Gifts Given from the Heart

“Do not store up for yourselves treasures on earth, where moths and vermin destroy, and where thieves break in and steal.  But store up for yourselves treasures in heaven, where moths and vermin do not destroy, and where thieves do not break in and steal.  For where your treasure is, there your heart will be also…

  • Matthew 6:19-21

“Once upon a Christmas time, long ago, a man who had a big heart, but little money, dreamt he could give his friends endless riches.  When he awoke, the dream kept running through his mind, over and over.

”Finally, he asked himself, ‘If I could give my friends anything, what would I give?’  He smiled as he began to think of all the wonderous things he could buy for them.

“But then he thought, ‘I am a happy man, yet I have none of those things.’

“And he began to think that perhaps real wealth could not be measured in riches.”

  • Brian Morgan, The Legend of the Christmas Prayer

I had wanted to pack this very short book (the one quoted above) to share it with my younger son’s family.  You know how the story goes.  It was hiding in plain sight.  My Dad had made a small bookshelf, one with sliding sides that could hold a few books.  We placed it at the entrance of our home.  We filled it with inspirational books, most of which we’d read before.  We wanted guests to know what we were all about.  When they see thick collections of the works of C. S. Lewis, Billy Graham, Rick Warren, and others, along with a Bible, it tells them what one of our interests in reading is.  Of course, we must dust so that we give the impression that the books are there to impress and not read.

In amongst these well-read books, there was this tiny one.  As I said, hiding in plain sight and easily found as I opened the door after driving about 750 miles in two days.  Even with my eyes blurry, and still seeing phantom cars about to cut me off from the other lane, I still saw the little book.  The only book on the little shelf that had not been read.

What a treasure we missed.  The book could easily be read in a few minutes.  In my copy, there were 58 pages, but there were rarely more than two sentences on a page and often the facing page would be an illustration.  The prayer went through the twelve days of Christmas and listed a Christmas prayer for each day, a means of blessing his friends with the things that sustained this old man who had a big heart.  Part of it lists the fruit of the Holy Spirit, but then there were a few others, wise sayings in a busy world.

But it got me to thinking about this past couple of weeks.  The photo above is our younger son’s oldest, playing the drums that he got from Santa Claus.  Santa Claus gave me, and the rest of the family, tom and snare drum and high-hat mutes so that the drums did not make too much noise.

Our youngest grandchild was excited about everything that he got and played with it as much as possible, even getting excited about his new clothing.

The sister, born between the other two, wasn’t excited about much of anything.  She was very quiet.  Then again, a day later she came down with an ear infection.  The novice drummer and I were the only ones to not get sick – at least I didn’t get sick until I got home, the sinus thing that is going around – not the flu.  My son’s family is all better, but my wife, who is supposed to be helping them, is still sick a week later.  I guess she wanted to be sick at the same time that I was…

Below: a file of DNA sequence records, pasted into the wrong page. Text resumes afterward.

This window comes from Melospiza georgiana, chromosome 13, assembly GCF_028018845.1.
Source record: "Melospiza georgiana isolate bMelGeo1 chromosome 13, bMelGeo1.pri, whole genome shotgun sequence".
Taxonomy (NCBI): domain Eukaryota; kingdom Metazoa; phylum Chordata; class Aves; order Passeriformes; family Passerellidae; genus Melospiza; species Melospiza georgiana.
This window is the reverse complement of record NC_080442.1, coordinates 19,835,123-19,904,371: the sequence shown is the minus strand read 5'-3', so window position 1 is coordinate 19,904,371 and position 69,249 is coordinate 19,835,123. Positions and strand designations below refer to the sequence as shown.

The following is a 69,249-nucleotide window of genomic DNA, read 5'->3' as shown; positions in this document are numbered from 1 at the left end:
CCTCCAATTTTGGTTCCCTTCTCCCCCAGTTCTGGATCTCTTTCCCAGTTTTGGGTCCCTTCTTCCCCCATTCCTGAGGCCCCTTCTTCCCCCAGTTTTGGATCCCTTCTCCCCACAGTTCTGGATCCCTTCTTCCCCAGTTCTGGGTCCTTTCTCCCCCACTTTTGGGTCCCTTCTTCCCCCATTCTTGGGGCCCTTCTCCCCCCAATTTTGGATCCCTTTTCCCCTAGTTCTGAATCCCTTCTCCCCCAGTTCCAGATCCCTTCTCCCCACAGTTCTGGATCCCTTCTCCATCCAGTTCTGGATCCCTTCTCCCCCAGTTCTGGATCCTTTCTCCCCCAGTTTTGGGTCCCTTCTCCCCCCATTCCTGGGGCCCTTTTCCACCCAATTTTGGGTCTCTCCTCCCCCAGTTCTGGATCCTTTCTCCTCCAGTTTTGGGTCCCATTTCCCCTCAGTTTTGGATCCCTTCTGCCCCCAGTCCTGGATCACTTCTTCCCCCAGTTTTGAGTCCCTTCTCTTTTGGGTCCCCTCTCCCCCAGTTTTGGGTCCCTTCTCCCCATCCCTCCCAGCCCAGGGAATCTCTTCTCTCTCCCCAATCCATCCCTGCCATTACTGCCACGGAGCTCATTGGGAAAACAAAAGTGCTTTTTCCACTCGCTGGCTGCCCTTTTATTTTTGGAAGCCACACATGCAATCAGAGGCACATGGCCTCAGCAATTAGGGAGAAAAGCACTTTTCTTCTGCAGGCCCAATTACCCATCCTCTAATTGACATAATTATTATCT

We would have settled, as a good gift, for good health after Christmas instead of the ‘riches’ that were bestowed upon the family.  But, when we got there, my son and his wife groaned when we insisted on singing Christmas songs.  No one was in the mood.  We are praying that the mood will shift once our son is back at work and the children are back in school.  Our son was supposed to be back today, but due to some setbacks in his therapy, he might not get back to work until next Monday.

Hmmm.  In the little book, the prayer for the sixth day of Christmas is for ‘patience’.  As of the new year, our son’s in-laws have quit paying his medical bills.  That leaves us paying for the rent, food, and utilities plus seven more therapy sessions at about $150 each, hopefully only seven.  I am not good at patience.  Maybe this was my test, giving the therapists my credit card information and trusting that God will put a stop to the madness.  Not my son, but the madness of the situation.

Yet, reading that little book brought to my heart, the prayer for the first day.  I needed to be better grounded.  I needed to be reminded of the things that were most important.  My son wanted his children to not miss Christmas and we helped with that.  But as God wants a personal relationship with us, strengthening our parent-son relationship was a good gift too.  You just can’t do that by shipping packages.

Soli Deo Gloria.  Only to God be the Glory.

4 Comments

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  1. As you probably know, it’s a mistake to ask God to give you patience. Got grants patience the way he grants muscular strength and endurance–through practice and exercise. It sounds as though you are building patience through what you are enduring, along with the rest of your family. I pray that your son is soon able to return to work and also is able to reach a healthy balance in his life. J.

    Liked by 1 person

  2. Praying still Mark—for your son—but for the entire family!!!

    Liked by 1 person

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